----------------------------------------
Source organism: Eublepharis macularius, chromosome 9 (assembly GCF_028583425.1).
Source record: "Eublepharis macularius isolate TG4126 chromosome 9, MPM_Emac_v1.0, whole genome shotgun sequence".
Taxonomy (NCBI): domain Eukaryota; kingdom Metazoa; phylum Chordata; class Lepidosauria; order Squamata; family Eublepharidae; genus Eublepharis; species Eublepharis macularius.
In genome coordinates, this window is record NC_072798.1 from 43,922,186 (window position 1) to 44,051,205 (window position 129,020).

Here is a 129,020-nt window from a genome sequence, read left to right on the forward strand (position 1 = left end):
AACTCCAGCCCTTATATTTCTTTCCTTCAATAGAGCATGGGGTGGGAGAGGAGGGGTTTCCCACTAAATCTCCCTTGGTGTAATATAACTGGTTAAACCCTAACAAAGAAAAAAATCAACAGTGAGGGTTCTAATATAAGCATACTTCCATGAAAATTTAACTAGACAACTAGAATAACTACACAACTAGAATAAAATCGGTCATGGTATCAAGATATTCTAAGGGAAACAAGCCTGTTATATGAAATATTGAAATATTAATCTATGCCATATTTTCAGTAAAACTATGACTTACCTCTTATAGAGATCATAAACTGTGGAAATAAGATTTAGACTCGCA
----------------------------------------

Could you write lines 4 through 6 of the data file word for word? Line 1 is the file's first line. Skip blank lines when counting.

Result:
In genome coordinates, this window is record NC_072798.1 from 43,922,186 (window position 1) to 44,051,205 (window position 129,020).

Here is a 129,020-nt window from a genome sequence, read left to right on the forward strand (position 1 = left end):
AACTCCAGCCCTTATATTTCTTTCCTTCAATAGAGCATGGGGTGGGAGAGGAGGGGTTTCCCACTAAATCTCCCTTGGTGTAATATAACTGGTTAAACCCTAACAAAGAAAAAAATCAACAGTGAGGGTTCTAATATAAGCATACTTCCATGAAAATTTAACTAGACAACTAGAATAACTACACAACTAGAATAAAATCGGTCATGGTATCAAGATATTCTAAGGGAAACAAGCCTGTTATATGAAATATTGAAATATTAATCTATGCCATATTTTCAGTAAAACTATGACTTACCTCTTATAGAGATCATAAACTGTGGAAATAAGATTTAGACTCGCA